Maiden Voyage: Getting Ready
Day 1 – Thursday, September 5th
We arrived in the Netherlands on September 5th 2019, saddled with 36kg of luggage and 3 stuffed backpacks. This was going be just some of the supplies that we need to cram into 10 sq. meters of living space. It was absolute agony trying to pack for this trip, as boating is not an experience that I am familiar with… jeans and tee shirts, my everyday uniform would be binding for moving around on a boat and if they got wet, it would take forever to dry. Financially, I didn’t think that it was feasible for us to buy brand new yachting wardrobes… so, I decided to stock up at Decathlon for athletic gear that was quick drying and flexible; plus the rest of the stuff… kitchenware, bedding, toiletries, first aid, entertainment, etc… I had never been camping, but I have lived in a small dorm, so that was sort of my guideline… especially with the cooking supplies. I was pretty certain that I would not be rolling out fresh pasta or baking a quiche. One pot meals that could be made on a stovetop, plus salads and sandwiches… meze, charcuterie plates, etc… I tried to identify as many things from our house that would be suitable; small Ikea pans, broken box grater, marginally sharp knife, extra sharpening stone and a cutting board that is slightly warped. I also needed to keep in mind that once we leave our car, we are going to be pedestrians for a month.
We are very fortunate to have some amazing friends, Shaolin and Gijs who live just outside Haarlem, in Bloemendaal. The three of us, Angel, Gabriel and I flew into Eindhoven, Netherlands and boarded the train towards our friend’s house. They were kind enough to host us for the evening and offered to drive us 3 hours to Dokkum where the boat was docked.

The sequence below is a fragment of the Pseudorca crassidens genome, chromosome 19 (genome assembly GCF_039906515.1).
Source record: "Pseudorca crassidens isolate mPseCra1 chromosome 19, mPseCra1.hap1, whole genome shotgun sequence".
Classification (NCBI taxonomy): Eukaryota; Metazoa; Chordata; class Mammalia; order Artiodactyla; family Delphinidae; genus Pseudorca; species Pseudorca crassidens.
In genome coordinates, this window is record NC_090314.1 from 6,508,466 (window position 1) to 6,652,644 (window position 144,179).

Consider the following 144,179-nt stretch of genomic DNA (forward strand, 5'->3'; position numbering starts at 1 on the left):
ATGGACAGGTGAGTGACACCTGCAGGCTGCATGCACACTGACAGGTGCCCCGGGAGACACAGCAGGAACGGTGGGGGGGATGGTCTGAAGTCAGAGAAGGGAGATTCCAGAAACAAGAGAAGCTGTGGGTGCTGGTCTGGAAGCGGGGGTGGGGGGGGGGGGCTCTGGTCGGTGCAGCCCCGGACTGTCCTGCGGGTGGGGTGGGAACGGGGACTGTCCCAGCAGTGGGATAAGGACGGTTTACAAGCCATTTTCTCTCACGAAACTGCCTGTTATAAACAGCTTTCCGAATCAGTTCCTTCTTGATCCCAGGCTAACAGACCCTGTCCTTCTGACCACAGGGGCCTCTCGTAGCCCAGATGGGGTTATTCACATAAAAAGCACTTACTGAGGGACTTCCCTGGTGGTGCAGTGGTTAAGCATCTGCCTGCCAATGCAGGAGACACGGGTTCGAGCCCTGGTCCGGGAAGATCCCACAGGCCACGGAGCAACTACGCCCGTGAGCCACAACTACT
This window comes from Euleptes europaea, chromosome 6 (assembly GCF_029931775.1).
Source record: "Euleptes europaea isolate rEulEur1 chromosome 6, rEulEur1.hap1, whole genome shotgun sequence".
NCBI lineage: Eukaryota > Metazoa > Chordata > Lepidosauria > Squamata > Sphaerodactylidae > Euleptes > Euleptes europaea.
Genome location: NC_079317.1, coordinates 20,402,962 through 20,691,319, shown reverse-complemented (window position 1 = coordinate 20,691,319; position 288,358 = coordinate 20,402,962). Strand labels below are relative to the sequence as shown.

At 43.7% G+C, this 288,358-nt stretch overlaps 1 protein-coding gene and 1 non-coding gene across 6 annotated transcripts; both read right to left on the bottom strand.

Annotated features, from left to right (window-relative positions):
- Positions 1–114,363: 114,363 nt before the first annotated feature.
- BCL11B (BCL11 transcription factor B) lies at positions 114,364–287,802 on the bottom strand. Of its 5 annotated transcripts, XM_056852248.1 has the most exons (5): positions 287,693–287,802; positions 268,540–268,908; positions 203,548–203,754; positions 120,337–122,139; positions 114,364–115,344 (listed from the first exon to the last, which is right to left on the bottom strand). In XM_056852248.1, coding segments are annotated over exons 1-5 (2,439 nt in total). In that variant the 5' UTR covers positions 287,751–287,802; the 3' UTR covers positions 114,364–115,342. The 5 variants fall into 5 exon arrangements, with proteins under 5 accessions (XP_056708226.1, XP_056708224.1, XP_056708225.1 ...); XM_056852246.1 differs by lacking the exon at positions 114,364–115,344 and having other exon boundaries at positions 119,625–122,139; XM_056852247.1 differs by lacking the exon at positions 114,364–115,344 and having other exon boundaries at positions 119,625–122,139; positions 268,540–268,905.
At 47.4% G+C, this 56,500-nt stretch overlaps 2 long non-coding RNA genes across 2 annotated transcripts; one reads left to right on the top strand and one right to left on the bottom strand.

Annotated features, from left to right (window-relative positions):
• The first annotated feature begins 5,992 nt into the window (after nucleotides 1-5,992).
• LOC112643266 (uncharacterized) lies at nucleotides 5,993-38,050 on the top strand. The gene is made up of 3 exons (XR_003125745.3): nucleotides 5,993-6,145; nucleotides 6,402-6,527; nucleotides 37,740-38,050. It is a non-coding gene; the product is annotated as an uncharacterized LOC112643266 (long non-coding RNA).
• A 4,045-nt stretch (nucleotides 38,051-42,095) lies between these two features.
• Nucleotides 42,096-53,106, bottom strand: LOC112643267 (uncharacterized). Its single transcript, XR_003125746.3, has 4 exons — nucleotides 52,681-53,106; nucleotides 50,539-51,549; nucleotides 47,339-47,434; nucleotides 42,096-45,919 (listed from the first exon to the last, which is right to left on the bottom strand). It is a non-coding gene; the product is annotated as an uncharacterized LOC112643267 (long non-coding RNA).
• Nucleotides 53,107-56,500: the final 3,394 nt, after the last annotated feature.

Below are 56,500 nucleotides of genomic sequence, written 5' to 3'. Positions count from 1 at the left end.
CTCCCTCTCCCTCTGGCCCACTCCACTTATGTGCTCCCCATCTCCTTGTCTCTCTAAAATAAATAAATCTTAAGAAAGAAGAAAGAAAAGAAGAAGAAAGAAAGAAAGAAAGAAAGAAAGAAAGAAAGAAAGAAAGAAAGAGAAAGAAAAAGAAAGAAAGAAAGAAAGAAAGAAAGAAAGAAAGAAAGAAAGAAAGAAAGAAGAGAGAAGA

After our flight, a bus ride and two trains, we arrived at the Ten Bosch residence around 19:00. It was a 5-minute walk from the train station to their house. My darling husband was bearing the brunt of the 36 kg of duffle bags, good thing it was a short distance. We shared a beautiful Taiwanese dinner and a bottle of Bulgarian wine before passing out around 11 pm. We needed our rest, as tomorrow was going to be a busy day, shopping for supplies and a long drive to the Northern part of the Netherlands.
Day 2 – Friday, September 6th
Life went on as usual for the Ten Bosch clan… kids were in school and busy with activities, Gijs had work and Shaolin had errands. She would be back by 10 am and we would stock up on more supplies. Shaolin took us to a second-hand store. I was looking to find some loose utensils, plastic wine glasses, enamel kitchenware, plus a host of other items, which we found. Our next stop was Action a giant dollar store or levche… We got cleaning supplies, duct tape, pillowcases, toiletries, and an Iron Man figurine for the Gabester. Next up was the grocery store… which is normally an adventure, exploring food from other countries, but I had no idea how to cook on a boat or what was feasible and what was not… Normally, I don’t eat packaged food and make everything from scratch, but this is not an option with a tiny dorm fridge and a surprising, 3 burner gas stove. I thought it would only be one, as Angel didn’t know. Considering he had two previous trips to the boat, it is shocking that he didn’t have this information, but nonetheless, I was happy to have more to work with. The final stop of the afternoon was a cheese shop. I was determined to find a gouda similar to one that I had two years prior from the Haarlem farmer’s market.
After shopping, we grabbed some lunch at a small luncheonette outside the mall, while we waited for Shaolin to return from some other errands. Despite the level of fluency that the Dutch have with the English language, many places outside the tourist areas lacked English menus. Angel and I had a tough time and resorted to Google translate to guide us on our meal selection. In the end, we saw that the special of the day was some sort of a Roast Bif Broogie or sandwich, which sounded find. Gabe was a bit more experimental and got some traditional Dutch kid’s meal that has meat and potatoes croquettes with fries and mayo. I have to say… one of my favorite things about Dutch food, besides the aged Gouda and Stroopwaffels, is the mayo. It just tastes different.